Q.  I recently had to lay my wife to rest after almost 50 years together.  Our children keep saying that I should review our estate plan with an attorney to see if anything needs to be done and that all is in order. Do you have any suggestions as to things I should look for, or be aware of?
A.  Yes, and sorry about the passing of your wife. It is always difficult to lose a loved one, and especially so when you’ve been together so many years. Here is a short, but not necessarily a complete, list of things that you may wish to consider when doing so:
1) See If Your Existing Plan Takes Account of Your Current Family Circumstances:
Your estate plan should always be reviewed periodically, and especially so when there may have been changes in your family, such as births, deaths, marriages, divorces, new grandchildren, etc. See if your existing plan takes account of your current circumstances and, if not, consider how – and whether– those changed circumstances should now be factored into your plan. Example: Do beneficiaries need to be added or deleted? Do the gifts to beneficiaries need to be modified?
2) Review Your Financial Accounts To Check Titles
Review your bank and stock brokerage accounts to verify that the titles of same are correct and coordinate with your existing plan. If you have a Living Trust, are the account designations in the names of the Trustee(s)? If so, and if they are still in the names of yourself and your wife as trustees, you should advise each of your financial custodians of the passing of your wife, and provide them with an Amended Certificate of Trust, showing that you, alone, are now the sole trustee and sole manager of the accounts.
3) Amend Your Existing Certification of Trust & Advise Your Financial Custodians
If you have a Living Trust, it is likely that the attorney who prepared that trust also prepared something called a Certification of Trust, which is a kind of summary of the trust created for you to give to your banks and other financial custodians, and which provides them the identities of the trustees, their powers, and related information. This document should now be amended to provide that you, alone, are now the sole successor trustee. While doing so, check the further successors who would assume responsibility after you, and verify that the list, and the order of succession, still meets with your wishes and that the designated successors are willing to “step up” when the time arises.
4) Consider Time Limits to Take Certain Actions
Many estate plans permit the surviving spouse to take a “second look” at the plan of disposition, and make appropriate changes, such as in the designation of beneficiaries, the shares of beneficiaries, and the like. These provisions may include options called “Disclaimers” and/or “Powers of Appointment”, and generally permit the surviving spouse to modify the plan of disposition based upon later circumstances. A Disclaimer, for example, would permit the surviving spouse to decline all or a portion of the estate left to him or her, so as to accelerate that bequest to the next in line, typically the children, and thereby avoid a second trust administration and, in some cases involving larger estates, a second estate tax. Also, if your estate is large enough, you may need to file federal and state estate tax returns, which typically is due within 9 months of death. Even if not currently larg enough, still you may also wish to file a return just to preserve your wife’s Unused Estate Tax Exemption, for possible later use by your successors upon your own demise.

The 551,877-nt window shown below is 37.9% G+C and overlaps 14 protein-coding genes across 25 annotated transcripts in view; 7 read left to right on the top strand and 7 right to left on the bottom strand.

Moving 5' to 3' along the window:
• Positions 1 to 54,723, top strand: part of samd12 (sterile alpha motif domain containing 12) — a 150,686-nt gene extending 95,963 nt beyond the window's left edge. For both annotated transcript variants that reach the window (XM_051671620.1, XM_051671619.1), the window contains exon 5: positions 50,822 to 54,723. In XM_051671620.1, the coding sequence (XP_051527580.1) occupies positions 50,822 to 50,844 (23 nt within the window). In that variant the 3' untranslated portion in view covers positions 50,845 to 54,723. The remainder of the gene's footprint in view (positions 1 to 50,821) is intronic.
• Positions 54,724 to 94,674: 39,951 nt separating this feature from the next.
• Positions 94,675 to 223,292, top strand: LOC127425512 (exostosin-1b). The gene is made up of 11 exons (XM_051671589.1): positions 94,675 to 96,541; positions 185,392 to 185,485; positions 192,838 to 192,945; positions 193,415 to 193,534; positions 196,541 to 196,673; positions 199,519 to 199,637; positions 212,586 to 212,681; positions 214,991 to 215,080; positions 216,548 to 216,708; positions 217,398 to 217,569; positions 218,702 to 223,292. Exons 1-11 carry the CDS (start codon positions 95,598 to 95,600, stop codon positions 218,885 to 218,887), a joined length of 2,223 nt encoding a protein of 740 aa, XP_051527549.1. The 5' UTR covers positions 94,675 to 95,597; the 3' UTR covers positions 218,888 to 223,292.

5) Possible Sale of Home to Preserve Double Tax Exemption:
If you plan on moving into a senior living facility, for example, and are considering selling your home to help finance that move, you may wish to do so within 2 years of your wife’s passing, so that you can still use her exemption and thereby take full advantage of the capital gain “double tax exemption” for sale of a personal residence. That tax exemption, available to shield capital gains tax for individuals who have lived in their home for at least 2 of the previous 5 years before sale, is $250,000 per person but is $500,000 for a married couple. For a period of 2 years after her passing, you could still claim your wife’s exemption and shield that much more of capital gain.
6) Review & Update Estate Planning Documents For Successors
In addition to reviewing your trust, you should also review your own Will, Durable Power Of Attorney, and Advance Health Care Directive, to make sure that you have someone, other than your wife, who can step up and take charge when the need arises. My suggestion is that you should name more than one successor, “just in case” the first successor is unwilling or unable to take charge. Married couples will typically name each other in the first position, and their children next, in whatever order the couple deems appropriate. If that is your plan, check with your children to make sure they are still willing and able to step up when the need arises. You should also review and update your HIPPA Medical Release form, so that your trusted family members can discuss your health situation with your doctors and access medical records as necessary.
7) Consult with an Estate Planning Professional
An estate planning attorney can help you review and understand more fully your current circumstances and advise in regard to any changes that may be appropriate. While it may be emotionally difficult to review your planning during this difficult time, consider it an act of love for your family.